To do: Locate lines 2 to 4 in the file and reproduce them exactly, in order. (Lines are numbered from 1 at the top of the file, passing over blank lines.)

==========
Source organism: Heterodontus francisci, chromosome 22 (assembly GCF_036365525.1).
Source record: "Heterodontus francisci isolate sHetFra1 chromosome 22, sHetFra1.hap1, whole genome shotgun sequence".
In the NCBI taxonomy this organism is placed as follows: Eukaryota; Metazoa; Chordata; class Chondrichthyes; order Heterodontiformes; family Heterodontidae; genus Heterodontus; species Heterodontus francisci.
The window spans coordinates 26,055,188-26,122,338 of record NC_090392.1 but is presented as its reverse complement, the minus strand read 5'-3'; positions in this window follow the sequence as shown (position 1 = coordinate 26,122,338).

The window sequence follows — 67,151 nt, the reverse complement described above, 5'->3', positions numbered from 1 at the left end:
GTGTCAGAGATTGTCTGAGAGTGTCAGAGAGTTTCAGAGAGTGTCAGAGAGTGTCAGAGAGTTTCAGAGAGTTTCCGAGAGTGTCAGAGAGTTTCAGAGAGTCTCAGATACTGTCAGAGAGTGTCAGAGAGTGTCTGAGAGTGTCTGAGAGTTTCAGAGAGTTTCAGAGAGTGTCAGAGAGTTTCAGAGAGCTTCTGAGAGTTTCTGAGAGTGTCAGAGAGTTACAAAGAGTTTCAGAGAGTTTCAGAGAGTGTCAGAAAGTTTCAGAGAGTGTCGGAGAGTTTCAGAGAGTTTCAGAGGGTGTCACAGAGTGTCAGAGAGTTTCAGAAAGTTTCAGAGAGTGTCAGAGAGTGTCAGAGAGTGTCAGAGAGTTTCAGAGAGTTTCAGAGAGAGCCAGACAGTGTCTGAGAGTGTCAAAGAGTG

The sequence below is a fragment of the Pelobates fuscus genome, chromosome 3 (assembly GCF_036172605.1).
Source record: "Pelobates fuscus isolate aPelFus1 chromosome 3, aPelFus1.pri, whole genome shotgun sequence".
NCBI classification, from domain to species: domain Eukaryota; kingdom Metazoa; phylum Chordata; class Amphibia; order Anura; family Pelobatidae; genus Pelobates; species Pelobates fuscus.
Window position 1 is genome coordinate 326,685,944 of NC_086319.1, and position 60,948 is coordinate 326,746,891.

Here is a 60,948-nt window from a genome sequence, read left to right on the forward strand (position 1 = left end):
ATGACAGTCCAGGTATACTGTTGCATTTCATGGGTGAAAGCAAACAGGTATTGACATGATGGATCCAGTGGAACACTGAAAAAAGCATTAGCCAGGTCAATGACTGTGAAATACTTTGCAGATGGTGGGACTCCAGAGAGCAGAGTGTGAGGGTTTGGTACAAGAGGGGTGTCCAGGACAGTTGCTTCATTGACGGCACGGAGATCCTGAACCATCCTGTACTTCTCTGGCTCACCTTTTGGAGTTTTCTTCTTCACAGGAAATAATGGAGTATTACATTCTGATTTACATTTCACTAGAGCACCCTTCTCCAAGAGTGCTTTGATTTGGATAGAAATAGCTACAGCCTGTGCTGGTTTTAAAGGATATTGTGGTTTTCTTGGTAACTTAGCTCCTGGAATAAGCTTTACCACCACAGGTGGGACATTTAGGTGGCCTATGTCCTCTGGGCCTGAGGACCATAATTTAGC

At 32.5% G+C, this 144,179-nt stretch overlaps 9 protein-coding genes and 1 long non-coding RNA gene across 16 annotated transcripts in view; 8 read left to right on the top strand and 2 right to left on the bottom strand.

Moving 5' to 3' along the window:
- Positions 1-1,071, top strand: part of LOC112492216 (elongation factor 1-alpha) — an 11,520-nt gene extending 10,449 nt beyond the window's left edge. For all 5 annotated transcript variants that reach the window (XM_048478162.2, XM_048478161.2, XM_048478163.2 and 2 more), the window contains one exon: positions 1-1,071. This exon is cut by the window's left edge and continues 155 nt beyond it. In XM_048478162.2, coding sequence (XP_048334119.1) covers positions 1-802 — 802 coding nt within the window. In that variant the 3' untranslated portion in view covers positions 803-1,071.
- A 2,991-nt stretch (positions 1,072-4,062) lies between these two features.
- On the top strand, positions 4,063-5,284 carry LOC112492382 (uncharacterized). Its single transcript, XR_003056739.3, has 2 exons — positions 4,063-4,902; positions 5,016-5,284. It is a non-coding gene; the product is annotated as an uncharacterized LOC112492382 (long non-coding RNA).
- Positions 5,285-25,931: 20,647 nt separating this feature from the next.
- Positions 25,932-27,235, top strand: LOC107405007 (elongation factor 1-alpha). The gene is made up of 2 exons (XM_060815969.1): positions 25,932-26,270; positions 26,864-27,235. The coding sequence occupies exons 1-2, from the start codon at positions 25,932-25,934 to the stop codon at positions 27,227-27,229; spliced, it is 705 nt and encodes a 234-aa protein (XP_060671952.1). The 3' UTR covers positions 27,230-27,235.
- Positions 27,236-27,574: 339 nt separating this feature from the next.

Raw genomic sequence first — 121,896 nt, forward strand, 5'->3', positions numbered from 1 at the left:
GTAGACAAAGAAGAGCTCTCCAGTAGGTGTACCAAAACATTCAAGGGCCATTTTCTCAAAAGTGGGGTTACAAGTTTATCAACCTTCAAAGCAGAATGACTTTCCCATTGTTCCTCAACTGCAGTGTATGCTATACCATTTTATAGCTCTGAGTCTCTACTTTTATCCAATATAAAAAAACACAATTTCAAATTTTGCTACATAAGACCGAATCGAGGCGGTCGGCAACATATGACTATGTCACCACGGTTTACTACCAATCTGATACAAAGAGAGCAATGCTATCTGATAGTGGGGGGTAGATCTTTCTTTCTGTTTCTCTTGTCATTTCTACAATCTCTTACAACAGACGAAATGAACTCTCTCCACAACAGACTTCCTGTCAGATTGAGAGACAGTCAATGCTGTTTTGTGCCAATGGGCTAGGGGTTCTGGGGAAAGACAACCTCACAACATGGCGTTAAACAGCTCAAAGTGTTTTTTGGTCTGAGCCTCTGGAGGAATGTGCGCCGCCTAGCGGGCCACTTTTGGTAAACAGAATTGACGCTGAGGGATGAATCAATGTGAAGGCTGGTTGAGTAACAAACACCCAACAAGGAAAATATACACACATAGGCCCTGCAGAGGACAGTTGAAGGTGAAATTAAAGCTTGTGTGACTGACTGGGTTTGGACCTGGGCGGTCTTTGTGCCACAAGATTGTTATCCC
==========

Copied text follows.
Source record: "Heterodontus francisci isolate sHetFra1 chromosome 22, sHetFra1.hap1, whole genome shotgun sequence".
In the NCBI taxonomy this organism is placed as follows: Eukaryota; Metazoa; Chordata; class Chondrichthyes; order Heterodontiformes; family Heterodontidae; genus Heterodontus; species Heterodontus francisci.
The window spans coordinates 26,055,188-26,122,338 of record NC_090392.1 but is presented as its reverse complement, the minus strand read 5'-3'; positions in this window follow the sequence as shown (position 1 = coordinate 26,122,338).